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July was, without question, the worst month in recent memory for professional sports. Each one of America's big three got its own black eye.

  • Barry Bonds pursued baseball's most hallowed record, the career home run mark, amid suspicions of steroid abuse—and a pesky perjury investigation.
  • Michael Vick, the NFL's second-highest-paid player, was arraigned in federal court on charges of illegal dog fighting.
  • And, most damaging, Tim Donaghy, an NBA referee, was accused by the FBI of betting on games in which he'd participated—the cardinal sin in all sports.

Overshadowed by these negative headlines was a noble decision made by Utah Jazz guard Derek Fisher: He asked to leave his team.

Fisher wasn't seeking to damage the Jazz, which had advanced to the Western Conference finals a month before. Indeed, his decision had nothing to do with basketball. It had to do with priorities.

Fisher, a quiet, steady Christian witness in a league of bling and groupies, left Salt Lake City in order to focus on his daughter's health. Only 11 months old, Tatum was diagnosed in May with retinoblastoma. The rare cancer threatens not just her left eye, but her life. Fisher gave up millions of dollars, and possibly his career, in order to move to a city with the right combination of medical specialists.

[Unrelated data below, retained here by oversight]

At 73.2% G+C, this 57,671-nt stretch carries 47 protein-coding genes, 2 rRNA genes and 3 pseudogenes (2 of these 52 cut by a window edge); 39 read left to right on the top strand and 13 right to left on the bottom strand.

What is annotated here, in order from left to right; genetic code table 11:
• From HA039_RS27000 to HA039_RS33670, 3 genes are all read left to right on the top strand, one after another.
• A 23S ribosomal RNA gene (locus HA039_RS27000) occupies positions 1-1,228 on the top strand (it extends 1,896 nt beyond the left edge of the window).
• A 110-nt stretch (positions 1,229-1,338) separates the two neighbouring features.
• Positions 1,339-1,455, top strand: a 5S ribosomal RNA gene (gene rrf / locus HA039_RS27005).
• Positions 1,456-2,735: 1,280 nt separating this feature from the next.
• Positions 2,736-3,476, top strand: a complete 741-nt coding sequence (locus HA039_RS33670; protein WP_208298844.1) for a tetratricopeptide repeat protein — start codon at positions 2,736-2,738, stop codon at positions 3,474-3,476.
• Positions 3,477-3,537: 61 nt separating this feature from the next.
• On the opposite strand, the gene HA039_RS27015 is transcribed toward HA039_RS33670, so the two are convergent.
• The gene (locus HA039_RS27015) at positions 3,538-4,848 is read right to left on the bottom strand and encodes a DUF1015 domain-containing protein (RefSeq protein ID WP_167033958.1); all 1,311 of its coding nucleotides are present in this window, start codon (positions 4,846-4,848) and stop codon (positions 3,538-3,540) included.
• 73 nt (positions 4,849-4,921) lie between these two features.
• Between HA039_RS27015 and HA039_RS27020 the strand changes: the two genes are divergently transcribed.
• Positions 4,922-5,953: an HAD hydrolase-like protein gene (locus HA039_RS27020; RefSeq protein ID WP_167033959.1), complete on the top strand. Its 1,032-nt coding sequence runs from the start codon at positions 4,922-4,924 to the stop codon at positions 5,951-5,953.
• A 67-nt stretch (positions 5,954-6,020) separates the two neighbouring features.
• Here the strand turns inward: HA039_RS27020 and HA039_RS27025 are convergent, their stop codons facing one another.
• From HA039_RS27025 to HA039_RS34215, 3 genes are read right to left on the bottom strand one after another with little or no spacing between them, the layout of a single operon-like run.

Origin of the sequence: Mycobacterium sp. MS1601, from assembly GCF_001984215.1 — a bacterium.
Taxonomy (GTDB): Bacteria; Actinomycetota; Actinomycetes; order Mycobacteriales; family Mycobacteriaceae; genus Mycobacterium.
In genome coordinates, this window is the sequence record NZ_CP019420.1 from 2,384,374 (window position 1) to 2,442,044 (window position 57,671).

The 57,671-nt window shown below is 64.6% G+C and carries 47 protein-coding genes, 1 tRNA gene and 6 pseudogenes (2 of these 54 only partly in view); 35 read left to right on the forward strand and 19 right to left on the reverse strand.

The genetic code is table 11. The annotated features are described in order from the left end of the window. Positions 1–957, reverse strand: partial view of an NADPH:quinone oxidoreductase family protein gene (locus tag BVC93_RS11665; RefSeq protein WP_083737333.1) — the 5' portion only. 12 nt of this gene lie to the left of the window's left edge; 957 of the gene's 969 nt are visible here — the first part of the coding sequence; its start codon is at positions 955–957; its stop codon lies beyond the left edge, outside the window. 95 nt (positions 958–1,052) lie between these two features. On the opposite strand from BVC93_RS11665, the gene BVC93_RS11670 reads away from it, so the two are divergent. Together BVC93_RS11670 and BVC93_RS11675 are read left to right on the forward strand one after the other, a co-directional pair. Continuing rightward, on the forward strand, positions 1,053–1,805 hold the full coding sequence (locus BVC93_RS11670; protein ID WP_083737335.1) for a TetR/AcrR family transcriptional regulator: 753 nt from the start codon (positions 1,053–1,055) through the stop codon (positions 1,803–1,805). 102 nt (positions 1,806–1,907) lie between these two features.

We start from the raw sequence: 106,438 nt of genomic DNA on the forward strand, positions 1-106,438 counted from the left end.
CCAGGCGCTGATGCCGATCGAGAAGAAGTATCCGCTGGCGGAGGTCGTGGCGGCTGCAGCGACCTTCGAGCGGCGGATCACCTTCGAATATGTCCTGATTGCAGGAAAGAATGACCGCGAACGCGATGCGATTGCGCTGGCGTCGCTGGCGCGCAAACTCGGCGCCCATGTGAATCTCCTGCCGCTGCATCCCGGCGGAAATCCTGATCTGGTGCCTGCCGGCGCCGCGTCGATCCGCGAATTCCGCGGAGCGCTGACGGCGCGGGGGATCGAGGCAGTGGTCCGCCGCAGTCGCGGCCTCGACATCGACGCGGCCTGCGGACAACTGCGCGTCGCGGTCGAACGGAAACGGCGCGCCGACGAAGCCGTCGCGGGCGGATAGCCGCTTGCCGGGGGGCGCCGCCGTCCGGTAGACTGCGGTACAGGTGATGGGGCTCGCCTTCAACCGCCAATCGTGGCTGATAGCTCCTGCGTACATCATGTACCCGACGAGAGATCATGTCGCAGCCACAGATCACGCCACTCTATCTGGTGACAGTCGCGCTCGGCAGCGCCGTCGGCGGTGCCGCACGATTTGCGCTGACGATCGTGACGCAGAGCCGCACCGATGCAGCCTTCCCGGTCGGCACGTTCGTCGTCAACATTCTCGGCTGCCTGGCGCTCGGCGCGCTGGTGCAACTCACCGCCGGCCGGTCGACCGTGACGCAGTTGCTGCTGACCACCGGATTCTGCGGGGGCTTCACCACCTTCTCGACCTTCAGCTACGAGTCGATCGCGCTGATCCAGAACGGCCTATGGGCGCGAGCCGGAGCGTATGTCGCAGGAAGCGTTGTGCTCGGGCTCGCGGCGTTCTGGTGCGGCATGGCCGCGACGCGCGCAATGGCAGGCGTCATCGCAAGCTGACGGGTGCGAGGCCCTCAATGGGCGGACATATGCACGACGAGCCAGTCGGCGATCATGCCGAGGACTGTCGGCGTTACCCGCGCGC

Such an admirable, selfless move is rare in the world of pro sports. Athletes are ridiculously overpaid—Boston Celtics star Kevin Garnett will make nearly three times as much as the entire U.S. Senate next year—and lauded with a kind of hero worship no person can live up to. Some don't even try. As hall of fame forward Charles Barkley reportedly said, "I am not a role model. I am paid to wreak havoc on the basketball court. … Just because ...

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In the Magazine

September 2007

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